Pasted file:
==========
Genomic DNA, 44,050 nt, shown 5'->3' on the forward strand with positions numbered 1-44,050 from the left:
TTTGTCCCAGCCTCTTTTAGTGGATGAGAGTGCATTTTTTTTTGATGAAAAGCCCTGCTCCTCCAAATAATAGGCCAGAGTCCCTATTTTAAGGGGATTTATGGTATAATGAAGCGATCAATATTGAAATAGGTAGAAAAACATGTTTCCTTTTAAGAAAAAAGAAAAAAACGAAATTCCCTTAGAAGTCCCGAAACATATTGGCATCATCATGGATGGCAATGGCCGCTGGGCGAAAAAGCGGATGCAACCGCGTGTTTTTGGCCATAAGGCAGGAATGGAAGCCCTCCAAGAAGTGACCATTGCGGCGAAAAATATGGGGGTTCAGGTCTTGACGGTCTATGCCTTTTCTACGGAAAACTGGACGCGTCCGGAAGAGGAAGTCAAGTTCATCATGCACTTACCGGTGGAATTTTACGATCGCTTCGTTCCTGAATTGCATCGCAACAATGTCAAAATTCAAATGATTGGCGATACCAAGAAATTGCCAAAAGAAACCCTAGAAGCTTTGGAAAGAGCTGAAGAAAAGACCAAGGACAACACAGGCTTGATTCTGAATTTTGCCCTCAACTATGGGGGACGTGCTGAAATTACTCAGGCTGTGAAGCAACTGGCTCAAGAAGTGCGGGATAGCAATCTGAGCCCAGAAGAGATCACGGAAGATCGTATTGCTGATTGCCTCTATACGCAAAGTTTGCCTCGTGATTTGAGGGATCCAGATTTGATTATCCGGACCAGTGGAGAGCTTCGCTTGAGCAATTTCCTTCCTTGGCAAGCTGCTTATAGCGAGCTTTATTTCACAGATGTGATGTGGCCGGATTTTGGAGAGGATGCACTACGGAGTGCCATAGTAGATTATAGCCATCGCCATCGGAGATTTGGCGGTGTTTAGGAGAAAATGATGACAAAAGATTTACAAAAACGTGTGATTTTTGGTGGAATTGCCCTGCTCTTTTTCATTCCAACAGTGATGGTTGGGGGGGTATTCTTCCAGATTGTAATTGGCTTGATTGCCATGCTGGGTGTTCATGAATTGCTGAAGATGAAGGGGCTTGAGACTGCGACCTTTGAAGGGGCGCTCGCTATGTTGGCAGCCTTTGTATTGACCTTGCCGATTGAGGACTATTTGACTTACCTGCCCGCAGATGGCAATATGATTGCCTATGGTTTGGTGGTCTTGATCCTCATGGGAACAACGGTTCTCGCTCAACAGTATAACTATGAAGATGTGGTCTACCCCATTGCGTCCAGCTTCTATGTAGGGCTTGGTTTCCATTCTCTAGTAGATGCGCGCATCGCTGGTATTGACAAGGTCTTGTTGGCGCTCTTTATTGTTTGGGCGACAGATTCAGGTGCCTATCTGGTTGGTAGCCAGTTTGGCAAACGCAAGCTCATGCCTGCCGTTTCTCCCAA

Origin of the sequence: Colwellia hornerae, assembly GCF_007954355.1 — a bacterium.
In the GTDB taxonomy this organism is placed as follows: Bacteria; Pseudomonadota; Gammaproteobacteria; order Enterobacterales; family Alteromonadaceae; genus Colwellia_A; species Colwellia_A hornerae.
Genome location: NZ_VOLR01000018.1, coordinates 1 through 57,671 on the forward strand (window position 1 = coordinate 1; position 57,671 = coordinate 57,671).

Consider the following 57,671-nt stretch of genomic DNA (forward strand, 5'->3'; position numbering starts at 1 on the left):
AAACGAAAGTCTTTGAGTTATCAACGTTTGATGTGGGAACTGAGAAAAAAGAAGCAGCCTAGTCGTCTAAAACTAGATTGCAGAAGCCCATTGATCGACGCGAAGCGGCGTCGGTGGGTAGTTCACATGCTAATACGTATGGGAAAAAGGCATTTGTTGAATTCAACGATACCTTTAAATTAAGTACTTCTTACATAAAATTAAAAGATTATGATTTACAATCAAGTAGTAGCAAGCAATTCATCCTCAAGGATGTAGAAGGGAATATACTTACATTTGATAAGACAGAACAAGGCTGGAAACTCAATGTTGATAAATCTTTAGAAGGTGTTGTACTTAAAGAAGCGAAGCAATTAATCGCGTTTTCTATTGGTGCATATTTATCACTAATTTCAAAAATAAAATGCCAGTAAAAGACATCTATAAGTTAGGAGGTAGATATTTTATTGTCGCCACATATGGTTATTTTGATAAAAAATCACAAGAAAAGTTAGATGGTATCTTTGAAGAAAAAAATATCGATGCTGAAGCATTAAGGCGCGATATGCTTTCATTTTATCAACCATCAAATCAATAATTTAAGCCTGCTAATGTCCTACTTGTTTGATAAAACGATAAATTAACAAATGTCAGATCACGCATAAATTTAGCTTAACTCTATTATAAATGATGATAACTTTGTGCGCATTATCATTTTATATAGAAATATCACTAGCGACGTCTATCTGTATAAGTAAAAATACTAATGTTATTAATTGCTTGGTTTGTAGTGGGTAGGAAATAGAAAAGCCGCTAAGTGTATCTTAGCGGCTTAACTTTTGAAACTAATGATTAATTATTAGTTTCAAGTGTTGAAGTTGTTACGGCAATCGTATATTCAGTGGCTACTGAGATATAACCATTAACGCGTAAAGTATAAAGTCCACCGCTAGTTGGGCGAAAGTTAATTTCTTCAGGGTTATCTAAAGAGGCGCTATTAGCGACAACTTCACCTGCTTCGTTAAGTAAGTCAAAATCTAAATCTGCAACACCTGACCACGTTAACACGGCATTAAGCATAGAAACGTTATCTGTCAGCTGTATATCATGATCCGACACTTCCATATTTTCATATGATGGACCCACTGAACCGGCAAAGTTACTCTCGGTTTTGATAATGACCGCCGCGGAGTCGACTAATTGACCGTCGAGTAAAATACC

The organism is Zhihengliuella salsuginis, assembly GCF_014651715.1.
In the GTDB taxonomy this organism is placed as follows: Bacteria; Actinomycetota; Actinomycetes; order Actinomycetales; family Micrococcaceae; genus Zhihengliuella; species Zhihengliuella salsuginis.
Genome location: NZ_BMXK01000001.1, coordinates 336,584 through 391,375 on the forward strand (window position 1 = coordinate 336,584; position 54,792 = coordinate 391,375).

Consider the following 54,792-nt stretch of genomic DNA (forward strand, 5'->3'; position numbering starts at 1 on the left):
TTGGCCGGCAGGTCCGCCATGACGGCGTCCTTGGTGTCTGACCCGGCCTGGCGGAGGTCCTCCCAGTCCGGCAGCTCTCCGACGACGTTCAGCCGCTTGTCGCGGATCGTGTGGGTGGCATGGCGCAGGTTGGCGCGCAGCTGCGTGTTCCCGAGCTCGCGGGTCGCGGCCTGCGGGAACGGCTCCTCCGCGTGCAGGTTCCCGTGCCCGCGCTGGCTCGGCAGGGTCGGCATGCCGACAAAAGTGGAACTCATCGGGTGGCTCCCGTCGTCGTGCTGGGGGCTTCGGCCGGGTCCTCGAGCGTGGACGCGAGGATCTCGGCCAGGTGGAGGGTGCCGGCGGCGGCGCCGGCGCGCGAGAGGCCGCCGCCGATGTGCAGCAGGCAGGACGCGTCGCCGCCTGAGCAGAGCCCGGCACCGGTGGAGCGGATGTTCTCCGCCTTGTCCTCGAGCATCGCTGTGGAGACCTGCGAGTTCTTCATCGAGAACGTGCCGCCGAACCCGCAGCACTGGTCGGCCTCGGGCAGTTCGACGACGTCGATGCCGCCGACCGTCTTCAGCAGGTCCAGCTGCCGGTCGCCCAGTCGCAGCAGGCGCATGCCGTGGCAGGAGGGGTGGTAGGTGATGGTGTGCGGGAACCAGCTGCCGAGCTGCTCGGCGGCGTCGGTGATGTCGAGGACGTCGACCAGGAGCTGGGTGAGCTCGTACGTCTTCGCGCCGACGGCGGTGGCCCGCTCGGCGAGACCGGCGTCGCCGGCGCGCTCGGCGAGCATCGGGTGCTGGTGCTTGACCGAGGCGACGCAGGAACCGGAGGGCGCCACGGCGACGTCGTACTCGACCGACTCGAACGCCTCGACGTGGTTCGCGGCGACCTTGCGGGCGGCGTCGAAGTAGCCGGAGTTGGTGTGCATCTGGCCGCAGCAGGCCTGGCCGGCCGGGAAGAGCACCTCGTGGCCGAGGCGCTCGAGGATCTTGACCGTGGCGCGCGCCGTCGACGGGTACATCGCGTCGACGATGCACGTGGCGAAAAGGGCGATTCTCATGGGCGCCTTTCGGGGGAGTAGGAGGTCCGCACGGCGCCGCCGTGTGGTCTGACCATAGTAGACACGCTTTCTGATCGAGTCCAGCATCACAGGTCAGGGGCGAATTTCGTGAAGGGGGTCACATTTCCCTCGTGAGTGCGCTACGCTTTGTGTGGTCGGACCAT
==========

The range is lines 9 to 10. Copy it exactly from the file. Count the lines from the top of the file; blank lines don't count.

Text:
In the GTDB taxonomy this organism is placed as follows: Bacteria; Actinomycetota; Actinomycetes; order Actinomycetales; family Micrococcaceae; genus Zhihengliuella; species Zhihengliuella salsuginis.
Genome location: NZ_BMXK01000001.1, coordinates 336,584 through 391,375 on the forward strand (window position 1 = coordinate 336,584; position 54,792 = coordinate 391,375).